It's an ill wind ...

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Have you heard about Domino the dog?  No, this isn’t the beginning of a long joke, but a serious question.   

Domino is a terrier puppy who disappeared down a rabbit hole in some tree roots and, despite mighty efforts on the part of his owner - which included using a digger to shift 20 tons of earth - was given up for lost.

Three weeks after his disappearance, “St. Jude”, the mighty storm of late October, blew over the tree and Domino re-appeared - dirty and dehydrated, but decidedly alive.  By rights he should have been in the Great Kennel in the Sky, gnawing the finest bones and devouring fillet steak to the sound of trumpets.  Instead, he trotted back to his home at Great Glemham in Suffolk, hopefully a wiser pooch.

I read that story and immediately thought of Andy Wright and a visit I made to Tropical North Queensland in the aftermath of Cyclone Yasi, which blew through the region in 2011.   

Its winds topped 185 miles an hour, bringing widespread devastation.  There were storm surges all along the coast, with waves thirty feet high and more.  But as far as Andy Wright was concerned - just like Domino - it was an ill wind that blew some good.

Andy is based in Mission Beach, a small and, frankly, somewhat run-down resort on a stretch of the Queensland shoreline that calls itself the Cassowary Coast (I’ll tell you about the Cassowary in a moment).  The entire area, between Townsville and Cairns, took a battering, but Mission Beach was hurt more than most.     

Andy, whose firm, Calypso Adventures, takes visitors out to dive on nearby reefs and wrecks, was particularly affected because Yasi’s huge waves had stirred up the sea bed.

Sitting in his small shop, which doubles as an office, he told me how, as soon as it was safe to do so, he had taken out one of his boats in order to dive down and see exactly what damage had been done.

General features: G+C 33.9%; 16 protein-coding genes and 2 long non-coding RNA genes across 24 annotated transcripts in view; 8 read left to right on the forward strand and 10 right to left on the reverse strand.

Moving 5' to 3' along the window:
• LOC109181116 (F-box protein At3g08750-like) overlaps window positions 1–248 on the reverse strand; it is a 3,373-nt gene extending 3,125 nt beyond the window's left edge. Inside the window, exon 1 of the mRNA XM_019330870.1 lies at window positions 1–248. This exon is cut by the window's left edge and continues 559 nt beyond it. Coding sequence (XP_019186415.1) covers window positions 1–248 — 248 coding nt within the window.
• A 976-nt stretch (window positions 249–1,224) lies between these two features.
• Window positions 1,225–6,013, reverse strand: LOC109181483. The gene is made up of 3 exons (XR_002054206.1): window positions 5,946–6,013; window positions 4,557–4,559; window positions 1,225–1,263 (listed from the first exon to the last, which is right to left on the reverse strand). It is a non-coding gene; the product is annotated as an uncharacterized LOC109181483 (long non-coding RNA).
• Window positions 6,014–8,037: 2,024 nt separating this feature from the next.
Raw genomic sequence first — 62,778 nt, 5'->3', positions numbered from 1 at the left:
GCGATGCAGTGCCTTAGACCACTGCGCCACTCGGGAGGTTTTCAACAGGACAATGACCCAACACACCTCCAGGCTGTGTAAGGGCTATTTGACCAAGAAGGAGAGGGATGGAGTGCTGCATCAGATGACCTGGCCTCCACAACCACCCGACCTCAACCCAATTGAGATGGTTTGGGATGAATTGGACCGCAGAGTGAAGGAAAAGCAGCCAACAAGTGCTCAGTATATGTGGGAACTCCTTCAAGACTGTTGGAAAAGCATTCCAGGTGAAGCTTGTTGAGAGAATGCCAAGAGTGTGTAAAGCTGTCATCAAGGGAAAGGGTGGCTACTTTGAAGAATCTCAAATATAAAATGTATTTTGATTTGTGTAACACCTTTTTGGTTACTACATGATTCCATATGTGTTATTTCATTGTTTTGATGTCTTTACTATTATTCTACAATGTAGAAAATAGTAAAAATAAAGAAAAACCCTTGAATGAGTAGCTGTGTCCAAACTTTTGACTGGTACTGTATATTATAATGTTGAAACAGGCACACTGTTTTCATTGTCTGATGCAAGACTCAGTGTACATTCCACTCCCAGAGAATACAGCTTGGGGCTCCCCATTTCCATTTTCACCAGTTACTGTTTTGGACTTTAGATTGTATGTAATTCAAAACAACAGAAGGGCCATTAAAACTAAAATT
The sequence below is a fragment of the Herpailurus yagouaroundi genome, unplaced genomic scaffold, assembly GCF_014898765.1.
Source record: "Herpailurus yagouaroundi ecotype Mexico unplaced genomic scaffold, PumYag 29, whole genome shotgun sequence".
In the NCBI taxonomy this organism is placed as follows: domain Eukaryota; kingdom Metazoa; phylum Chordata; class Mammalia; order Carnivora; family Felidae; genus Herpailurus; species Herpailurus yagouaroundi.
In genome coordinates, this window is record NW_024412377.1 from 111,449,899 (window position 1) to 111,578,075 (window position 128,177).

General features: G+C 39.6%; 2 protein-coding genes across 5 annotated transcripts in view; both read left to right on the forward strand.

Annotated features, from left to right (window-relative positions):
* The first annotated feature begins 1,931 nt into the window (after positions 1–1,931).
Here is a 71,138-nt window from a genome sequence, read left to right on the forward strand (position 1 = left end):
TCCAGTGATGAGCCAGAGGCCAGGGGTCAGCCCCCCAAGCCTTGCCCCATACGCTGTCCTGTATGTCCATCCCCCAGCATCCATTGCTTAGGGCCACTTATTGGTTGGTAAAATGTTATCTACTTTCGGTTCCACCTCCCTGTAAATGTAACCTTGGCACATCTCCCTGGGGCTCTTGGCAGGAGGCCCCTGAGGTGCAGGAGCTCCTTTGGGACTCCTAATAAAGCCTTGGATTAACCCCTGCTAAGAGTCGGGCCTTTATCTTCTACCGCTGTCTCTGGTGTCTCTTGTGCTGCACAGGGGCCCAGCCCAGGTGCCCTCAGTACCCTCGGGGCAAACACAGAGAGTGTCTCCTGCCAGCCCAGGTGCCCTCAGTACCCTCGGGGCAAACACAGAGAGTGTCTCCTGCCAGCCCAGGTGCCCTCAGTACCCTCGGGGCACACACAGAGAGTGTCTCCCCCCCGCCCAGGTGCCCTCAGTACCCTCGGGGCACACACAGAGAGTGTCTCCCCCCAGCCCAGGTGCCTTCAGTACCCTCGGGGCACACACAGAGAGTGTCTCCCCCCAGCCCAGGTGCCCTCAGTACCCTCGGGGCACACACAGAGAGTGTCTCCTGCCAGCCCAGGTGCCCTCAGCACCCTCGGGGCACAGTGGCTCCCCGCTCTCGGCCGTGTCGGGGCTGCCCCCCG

And it was then he found the Second World War bomber ...

Yasi had stirred up the sand to reveal it, perfectly preserved, lying a little way off shore in relatively shallow water.  At the time of our meeting Andy didn’t know if it was a B17 or a B24, but had sent photographs to experts in America and was waiting to hear from them.  

He was waiting, too, for the rush of enthusiasts who would want to dive on this site.  He’d already had phone calls and e-mails and old-fashioned letters from all parts of Australia, the USA and Europe.  It seemed there were hundreds of people out there eager to visit Mission Beach and dive down to that bomber.     

Andy explained, incidentally, that during the latter half of the Second World War, in particularly during the Battle of the Coral Sea, American air crews based at Townsville would fly up to engage the enemy, but had a limited time before their fuel ran low.   

If they hadn’t sufficient fuel to get back to base, they had orders to ditch in the sea as close to land as possible.  If they were lucky - and the crew of this plane most likely were - local people would be manning boats offshore waiting to pick them up.  “Chances are,” said Andy, “that they didn’t even get their feet wet.”

As I said, it’s an ill wind ...   Oh, I also said I’d tell you about the Cassowary.

It is a very big bird - flightless, like its cousins the Ostrich and Emu.  Though some females can reach a height of over six feet, around five feet nine inches is the average.  It can reach speeds of 30 miles an hour and tends to avoid contact with humans, which is understandable as more than half Cassowary fatalities occur when we hit them with our cars.  There are roadside notices urging drivers to be cautious.  Even so, it is an endangered species.

This being Australia, you will be told that the Cassowary is a killer.  That its claws can rip open a human being.   

The Australians do have a tendency to tell you stuff like this - especially if you are a visitor from England.  I’ve lost count of the times I’ve been warned about snakes or spiders or fish or insects that “ ... can kill you in seven seconds …”  I don’t know where the seven seconds comes from, but I suppose it sounds more plausible than five or ten.  (Seven is a believable number.  I use it a lot when I’m doing my tax return.)

The truth is that only one person has been killed by a Cassowary and that was because its claw happened to pierce an artery in his neck.  As the young man in question was, at the time, attempting to batter it to death with a large stick, my sympathies are with the bird.

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